JAMES MCNEILL WHISTLER
1834 LOWELL – 1903 LONDON
HASTINGS/LYME REGIS SKETCHPAD ENTRY
A rare example of Cadet-era juvenilia, representing a series of sketches from his first youthful visit to England with his mother. Although not in the canon of JAMES MCNEILL WHISTLER: Drawings, Pastels and Watercolours. A Catalogue Raisonné (Yale, 1995), Dr. Margaret Macdonald opines they’re not in the style of the mature Whistler. The sketchpad reflects a consciousness of the developing young artist that have Whistler hallmarks capturing nature, farm animals and the cursory effect of sunlight on tree leaves and birds flying above the fields, typical Whistler details.
See the solitary farmhand and his donkey, typical of Whistler’s small sketches. The complete sketchpad is available, containing ten drawings signed by the artist. Similar signatures appear at auction suggesting that an imitator in the circle of JAM Whistler appropriated his monicker, perhaps attempting to pass off the copies as an original? Alternately, these pages could represent early juvenilia from Whistler’s pre-Cadet days. If the later, they are early sketches completed as a young man, when Whistler visited England with his mother. Does not appear in the MacDonald catalogue raisonné, “James McNeill Whistler Drawings, Pastels and Watercolours”.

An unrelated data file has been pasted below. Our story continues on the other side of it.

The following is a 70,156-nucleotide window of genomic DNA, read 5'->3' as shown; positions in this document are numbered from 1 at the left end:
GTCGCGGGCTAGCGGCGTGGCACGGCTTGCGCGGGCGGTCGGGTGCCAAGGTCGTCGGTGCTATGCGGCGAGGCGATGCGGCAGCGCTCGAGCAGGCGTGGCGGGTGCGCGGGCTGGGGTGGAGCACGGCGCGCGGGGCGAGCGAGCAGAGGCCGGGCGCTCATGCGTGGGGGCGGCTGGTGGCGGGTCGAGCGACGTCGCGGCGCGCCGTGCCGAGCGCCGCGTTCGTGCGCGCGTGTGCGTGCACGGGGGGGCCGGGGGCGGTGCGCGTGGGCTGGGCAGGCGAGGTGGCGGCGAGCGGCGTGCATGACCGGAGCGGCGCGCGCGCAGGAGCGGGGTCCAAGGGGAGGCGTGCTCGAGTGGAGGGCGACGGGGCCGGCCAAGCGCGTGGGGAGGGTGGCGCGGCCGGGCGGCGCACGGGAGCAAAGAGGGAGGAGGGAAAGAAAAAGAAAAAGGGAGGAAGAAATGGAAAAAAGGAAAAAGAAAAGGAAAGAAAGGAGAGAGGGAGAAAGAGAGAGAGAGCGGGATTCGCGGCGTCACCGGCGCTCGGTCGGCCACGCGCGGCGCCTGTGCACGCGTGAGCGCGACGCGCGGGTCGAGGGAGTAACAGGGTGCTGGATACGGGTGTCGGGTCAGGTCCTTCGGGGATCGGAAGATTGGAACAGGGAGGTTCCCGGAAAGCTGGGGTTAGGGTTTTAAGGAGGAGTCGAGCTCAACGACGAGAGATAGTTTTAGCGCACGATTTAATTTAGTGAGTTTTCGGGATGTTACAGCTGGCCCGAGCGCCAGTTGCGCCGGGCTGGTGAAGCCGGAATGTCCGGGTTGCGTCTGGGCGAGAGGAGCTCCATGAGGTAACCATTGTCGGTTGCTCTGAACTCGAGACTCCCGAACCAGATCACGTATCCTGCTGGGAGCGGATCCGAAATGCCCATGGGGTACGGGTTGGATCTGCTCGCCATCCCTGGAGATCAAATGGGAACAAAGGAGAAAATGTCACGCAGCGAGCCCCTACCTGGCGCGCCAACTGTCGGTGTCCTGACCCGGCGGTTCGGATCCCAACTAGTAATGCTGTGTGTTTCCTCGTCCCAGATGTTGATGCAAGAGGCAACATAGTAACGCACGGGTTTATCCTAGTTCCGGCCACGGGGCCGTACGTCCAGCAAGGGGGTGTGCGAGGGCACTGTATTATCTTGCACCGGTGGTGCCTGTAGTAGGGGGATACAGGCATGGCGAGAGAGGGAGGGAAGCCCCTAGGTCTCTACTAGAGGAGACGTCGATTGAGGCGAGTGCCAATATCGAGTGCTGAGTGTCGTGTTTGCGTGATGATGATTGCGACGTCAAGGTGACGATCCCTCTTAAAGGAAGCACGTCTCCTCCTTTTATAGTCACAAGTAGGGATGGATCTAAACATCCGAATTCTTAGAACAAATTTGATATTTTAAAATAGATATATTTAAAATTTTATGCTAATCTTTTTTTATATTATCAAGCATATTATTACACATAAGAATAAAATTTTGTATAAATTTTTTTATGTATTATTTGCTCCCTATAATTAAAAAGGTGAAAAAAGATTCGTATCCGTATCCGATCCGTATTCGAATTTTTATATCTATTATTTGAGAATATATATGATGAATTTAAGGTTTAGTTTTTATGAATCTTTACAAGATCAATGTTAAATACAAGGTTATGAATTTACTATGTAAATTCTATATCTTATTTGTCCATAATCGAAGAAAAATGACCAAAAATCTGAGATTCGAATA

Pencil on Whatman Turkey Mill 1853 paper, the type used by John Singer Sargent and preferred as sketch paper by James McNeill Whistler. Sketchpad is string bound.
Graphite on Whatman Turkey Mill 1853 mould-made paper. String bound sketchbook with signatures to sketch pages. Miriam Stewart, Division of European and American Art Curator of the Collection at Harvard University inspected the binding and indicated that the paper, Turkey Mill 1853, was the standard of quality for the day, used by prominent draughtsmen, like John Singer Sargent, and other top-tier artists.